Price joins S&P; index; Money manager's stock soars in trading of 18.9 million shares; 'Nice to be in the club'; Securities


T. Rowe Price Associates Inc.'s stock jumped nearly 6 percent and volume soared yesterday after an announcement that the Baltimore-based money manager was being added to the Standard & Poor's 500 index.

Price's stock rose $1.7812 a share to close at $31.875, and volume ballooned as 18.97 million shares were traded. At one point during the day, Price's stock was up nearly 16 percent.

"That is a big move for us, even with our volatile stock," said James S. Riepe, vice chairman of Price, the country's seventh-largest publicly traded money manager. "That volume is just extraordinary."

The surge was fueled by index fund managers who were buying the stock, Riepe said. Those funds aim to mirror the performance of the S&P; 500 index, and they hold all 500 companies in their portfolios.

Standard & Poor's said Thursday evening that it would add Price to the index to replace Data General Corp. Yesterday, Data General was acquired by EMC Corp., and Price was added to the index.

The index is a closely watched measure of the stock market's performance, and many mutual fund managers use it as a benchmark to gauge their success or failure.

Although there are 500 companies, the index is dominated by Microsoft Corp., General Electric Co. and Intel Corp. Microsoft is the largest of the group with a market capitalization of $475.9 billion, and represents about 4.326 percent of the index.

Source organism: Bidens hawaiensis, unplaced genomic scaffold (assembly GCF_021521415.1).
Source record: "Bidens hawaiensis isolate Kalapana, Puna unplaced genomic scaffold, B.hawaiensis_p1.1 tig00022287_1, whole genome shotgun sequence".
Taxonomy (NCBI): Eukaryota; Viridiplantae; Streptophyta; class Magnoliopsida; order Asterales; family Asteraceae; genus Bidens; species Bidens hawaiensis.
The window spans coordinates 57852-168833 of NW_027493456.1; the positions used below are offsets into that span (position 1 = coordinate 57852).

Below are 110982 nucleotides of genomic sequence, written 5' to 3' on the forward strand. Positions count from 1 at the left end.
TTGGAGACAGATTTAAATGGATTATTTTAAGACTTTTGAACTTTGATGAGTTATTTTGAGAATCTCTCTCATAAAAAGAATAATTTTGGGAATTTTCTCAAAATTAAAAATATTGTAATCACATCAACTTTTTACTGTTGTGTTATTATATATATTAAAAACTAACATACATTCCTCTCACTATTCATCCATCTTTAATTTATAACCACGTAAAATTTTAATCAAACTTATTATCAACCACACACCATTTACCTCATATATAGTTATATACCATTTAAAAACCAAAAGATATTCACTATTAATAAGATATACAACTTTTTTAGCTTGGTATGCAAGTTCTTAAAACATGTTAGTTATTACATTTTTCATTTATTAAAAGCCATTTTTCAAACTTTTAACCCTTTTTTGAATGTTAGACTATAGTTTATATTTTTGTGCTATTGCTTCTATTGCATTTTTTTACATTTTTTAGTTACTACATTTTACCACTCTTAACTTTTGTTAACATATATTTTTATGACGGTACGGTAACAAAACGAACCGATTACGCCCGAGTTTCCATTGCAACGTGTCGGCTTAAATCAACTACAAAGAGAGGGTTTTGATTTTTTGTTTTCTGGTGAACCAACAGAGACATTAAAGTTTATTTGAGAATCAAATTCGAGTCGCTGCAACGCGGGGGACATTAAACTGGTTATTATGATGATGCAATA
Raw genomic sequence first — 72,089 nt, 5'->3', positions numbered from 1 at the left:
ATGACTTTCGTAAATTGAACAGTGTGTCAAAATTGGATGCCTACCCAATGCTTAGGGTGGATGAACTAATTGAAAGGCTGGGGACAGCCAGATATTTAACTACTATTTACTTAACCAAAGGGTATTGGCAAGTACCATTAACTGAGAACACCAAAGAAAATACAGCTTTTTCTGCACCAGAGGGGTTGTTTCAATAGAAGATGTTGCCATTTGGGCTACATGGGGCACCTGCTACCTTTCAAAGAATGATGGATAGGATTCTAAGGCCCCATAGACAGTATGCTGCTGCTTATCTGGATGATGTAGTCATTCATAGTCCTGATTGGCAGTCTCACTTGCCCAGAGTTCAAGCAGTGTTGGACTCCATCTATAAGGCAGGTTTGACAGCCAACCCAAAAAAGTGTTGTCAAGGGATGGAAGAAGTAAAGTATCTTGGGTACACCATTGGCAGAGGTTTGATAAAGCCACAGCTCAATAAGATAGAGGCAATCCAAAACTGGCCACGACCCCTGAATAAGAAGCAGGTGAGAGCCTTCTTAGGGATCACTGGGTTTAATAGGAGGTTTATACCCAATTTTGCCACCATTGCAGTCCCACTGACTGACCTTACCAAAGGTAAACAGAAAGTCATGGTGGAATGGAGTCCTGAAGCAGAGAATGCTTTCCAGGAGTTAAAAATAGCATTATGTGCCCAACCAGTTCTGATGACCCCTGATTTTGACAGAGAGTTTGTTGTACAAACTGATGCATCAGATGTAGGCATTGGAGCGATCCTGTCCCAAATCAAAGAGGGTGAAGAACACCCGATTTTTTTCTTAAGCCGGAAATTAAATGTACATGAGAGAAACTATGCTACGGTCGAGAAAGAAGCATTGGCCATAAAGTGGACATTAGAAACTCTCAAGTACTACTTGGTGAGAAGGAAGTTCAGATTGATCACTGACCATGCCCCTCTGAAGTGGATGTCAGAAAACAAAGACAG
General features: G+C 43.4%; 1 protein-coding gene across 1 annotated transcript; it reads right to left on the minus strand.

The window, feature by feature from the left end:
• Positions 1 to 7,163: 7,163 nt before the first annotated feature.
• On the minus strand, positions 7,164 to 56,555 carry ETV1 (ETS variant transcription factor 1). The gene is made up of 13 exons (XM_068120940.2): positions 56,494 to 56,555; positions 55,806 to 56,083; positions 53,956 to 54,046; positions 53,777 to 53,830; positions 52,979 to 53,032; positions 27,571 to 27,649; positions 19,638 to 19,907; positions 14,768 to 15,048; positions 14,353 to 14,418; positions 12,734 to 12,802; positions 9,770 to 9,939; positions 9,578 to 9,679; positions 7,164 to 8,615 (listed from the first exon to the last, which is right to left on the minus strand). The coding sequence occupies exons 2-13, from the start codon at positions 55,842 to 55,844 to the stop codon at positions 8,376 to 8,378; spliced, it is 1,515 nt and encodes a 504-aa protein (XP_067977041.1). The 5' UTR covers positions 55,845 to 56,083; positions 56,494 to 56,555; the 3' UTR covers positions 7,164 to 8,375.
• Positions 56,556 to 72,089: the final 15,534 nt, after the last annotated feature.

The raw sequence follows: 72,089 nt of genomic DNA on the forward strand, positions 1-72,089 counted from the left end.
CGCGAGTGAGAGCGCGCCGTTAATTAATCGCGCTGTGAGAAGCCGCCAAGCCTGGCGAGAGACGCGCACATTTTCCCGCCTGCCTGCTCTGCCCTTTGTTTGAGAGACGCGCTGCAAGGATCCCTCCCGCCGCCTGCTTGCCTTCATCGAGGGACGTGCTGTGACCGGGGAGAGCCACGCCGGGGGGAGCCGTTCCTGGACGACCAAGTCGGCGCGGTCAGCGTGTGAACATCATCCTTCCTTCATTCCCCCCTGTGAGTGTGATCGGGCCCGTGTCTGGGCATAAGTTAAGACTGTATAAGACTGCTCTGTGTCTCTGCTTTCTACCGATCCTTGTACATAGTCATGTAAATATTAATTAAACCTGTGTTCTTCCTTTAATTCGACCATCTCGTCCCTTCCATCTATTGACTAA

Price's market capitalization at the end of trading yesterday was $3.9 billion.

"We are a little pimple on the side of the index, but it is nice to be in the club," Riepe said.

Indeed, Price has been a strong performer in the mutual fund business, despite intense competition. The industry is saturated with more than 600 mutual fund companies that sell more than 7,000 funds. A handful of those companies dominate the business, including Fidelity Investments, Janus and the Vanguard Group, which have been gobbling up market share.

But Price has done well, too. During the first half of the year, the company made a record $107.2 million, up 24.2 percent from the comparable period in 1998. The firm managed $159.2 billion for individuals and institutions as of June 30.

"Typically, Standard & Poor's doesn't just add any old company," said John A. Hall, a mutual fund analyst at Prudential Securities in New York. "You have to be typically the best of corporate America."

Hall said the addition of Price gives the S&P; 500 its second asset manager. Franklin Resources Inc. was added to the index in April 1998.

David Blitzer, chief economist at Standard & Poor's, said the company is trying to identify "leading companies in leading industries."

"T. Rowe Price is an easy story to tell," he said.

Price executives didn't know that Standard & Poor's, a New York-based firm that provides financial, economic and investment information to corporations, was considering the firm as a candidate for the index.

"We saw it on the tape" yesterday evening, Riepe said. "It is really simply a recognition that the company has reached a level of accomplishment and size."

Pub Date: 10/13/99

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